At this point in development, stages are able to be shared, but must be done so by manually copying a long string of text. Lapper has stated that he wishes to see a proper built-in online sharing hub[6], and reportedly the game has already been programmed to support this feature.[8] At the moment however, focus must be paid to developing the actual engine and gameplay, and Lapper clarifies that such a feature would require the assistance of a second programmer. His plan is to have Sonic Studio launch with an intuitive sharing hub, but adds there may be an initial release which lacks it.[8]



Production credits



The idea for a fangame Sonic stage editor took initial form, at least for me, with the creation of 'Sonic Maker' in 2009. It was inspired by the PlaySega Sonic level creator. I was, unfortunately, unable to give Sonic Level Creator a try, so I gathered what little I knew of programming at the time and took it into my own hands. 'Sonic Maker' included a rudimentary stage editor created in Visual Basic, and used an old GM8 Sonic framework separate from the editor to play stages. Fast forward to 2017, Mania released and inspired me to try again.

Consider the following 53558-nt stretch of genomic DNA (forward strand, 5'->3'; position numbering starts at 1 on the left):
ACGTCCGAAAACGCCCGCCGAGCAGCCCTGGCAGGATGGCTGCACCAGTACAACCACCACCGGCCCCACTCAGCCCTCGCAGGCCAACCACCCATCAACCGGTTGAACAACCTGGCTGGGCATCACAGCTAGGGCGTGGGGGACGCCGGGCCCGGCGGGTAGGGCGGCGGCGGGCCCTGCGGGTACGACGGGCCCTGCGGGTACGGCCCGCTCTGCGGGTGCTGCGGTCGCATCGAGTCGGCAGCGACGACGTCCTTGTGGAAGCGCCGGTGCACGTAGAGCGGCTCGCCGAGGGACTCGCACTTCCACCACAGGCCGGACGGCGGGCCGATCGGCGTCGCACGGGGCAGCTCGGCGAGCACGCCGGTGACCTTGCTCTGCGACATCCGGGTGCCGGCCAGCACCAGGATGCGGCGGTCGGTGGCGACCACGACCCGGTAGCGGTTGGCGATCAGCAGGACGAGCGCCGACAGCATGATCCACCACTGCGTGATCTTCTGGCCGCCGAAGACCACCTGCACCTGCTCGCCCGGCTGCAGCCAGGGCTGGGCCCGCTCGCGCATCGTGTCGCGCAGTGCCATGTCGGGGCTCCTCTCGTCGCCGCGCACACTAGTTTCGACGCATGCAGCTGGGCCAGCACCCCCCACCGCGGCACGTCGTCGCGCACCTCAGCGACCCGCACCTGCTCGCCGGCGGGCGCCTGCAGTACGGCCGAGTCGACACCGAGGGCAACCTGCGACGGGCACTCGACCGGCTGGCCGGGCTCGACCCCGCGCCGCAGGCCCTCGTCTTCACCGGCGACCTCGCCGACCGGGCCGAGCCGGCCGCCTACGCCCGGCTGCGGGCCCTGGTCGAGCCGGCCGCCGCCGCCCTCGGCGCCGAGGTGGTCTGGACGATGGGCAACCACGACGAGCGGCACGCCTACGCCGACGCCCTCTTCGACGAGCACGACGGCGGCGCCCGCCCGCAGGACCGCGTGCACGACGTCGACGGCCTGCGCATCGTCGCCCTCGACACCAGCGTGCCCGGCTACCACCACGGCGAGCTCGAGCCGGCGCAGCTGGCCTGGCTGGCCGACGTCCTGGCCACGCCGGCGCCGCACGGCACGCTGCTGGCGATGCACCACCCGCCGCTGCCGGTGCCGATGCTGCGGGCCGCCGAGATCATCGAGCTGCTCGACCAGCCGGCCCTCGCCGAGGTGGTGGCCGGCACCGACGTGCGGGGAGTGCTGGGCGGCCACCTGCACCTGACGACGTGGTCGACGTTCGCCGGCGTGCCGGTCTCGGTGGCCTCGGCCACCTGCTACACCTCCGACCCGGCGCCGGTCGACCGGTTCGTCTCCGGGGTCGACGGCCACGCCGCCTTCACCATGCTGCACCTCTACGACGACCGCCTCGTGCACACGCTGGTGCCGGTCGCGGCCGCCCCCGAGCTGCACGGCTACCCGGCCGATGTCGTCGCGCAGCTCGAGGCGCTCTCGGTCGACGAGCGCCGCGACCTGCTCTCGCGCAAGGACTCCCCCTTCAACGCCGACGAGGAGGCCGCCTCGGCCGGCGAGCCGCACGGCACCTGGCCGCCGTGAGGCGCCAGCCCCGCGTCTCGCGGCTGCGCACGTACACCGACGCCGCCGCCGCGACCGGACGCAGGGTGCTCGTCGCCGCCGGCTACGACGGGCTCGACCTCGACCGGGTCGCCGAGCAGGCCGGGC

2018 concept artwork for circular Ring formations.

Upon the release of PlaySEGA's official Sonic the Hedgehog Level Creator, Sonic scene member Lapper found himself unable to access the online editor, and was inspired to program a level creator of his own.[2] From this desire came 2009's Sonic Maker, one of the first Sonic fangames which allowed users to design their own levels. Later, the release of 2017's Sonic Mania further inspired Lapper to return to the idea of a level creation program.[2]

Early development on Sonic Studio began in 2017, and according to Lapper, "became a full on project in 2018".[10] Lapper has clarified that Sonic Studio is being developed less as a strict software tool and more as a "sandbox plaything" emphasizing player creativity.[6] He recalls his inspiration for the game's art design being "a mix of Sonic Mania, Tyson Hesse and a slight flair of my own"[6], with Sonic's sprite being based off his appearance in the first two Mega Drive titles. Sonic Studio's current logo is inspired from early development fan art by artist Team Sora.[11]


Sonic Studio was first announced in May 2018[2] and was initially known under the working title Sonic MakerMedia:SonicStudio logo early 1.jpeg[12] (a reference to the developer's previous level creator of the same name). The professionalism and accessibility of the project eventually caught the eye of the gaming public, with most responses being unanimously positive - frequently praising the game's friendly interface, and drawing similarities with Nintendo's Super Mario Maker. The game even captured the attention of Yuji Naka, who retweeted an official Sonic Studio video in amazement and began following the project.[13]

Lapper continues to share updates on the project's development through both Sonic Studio's official website and forum thread.[14]





External links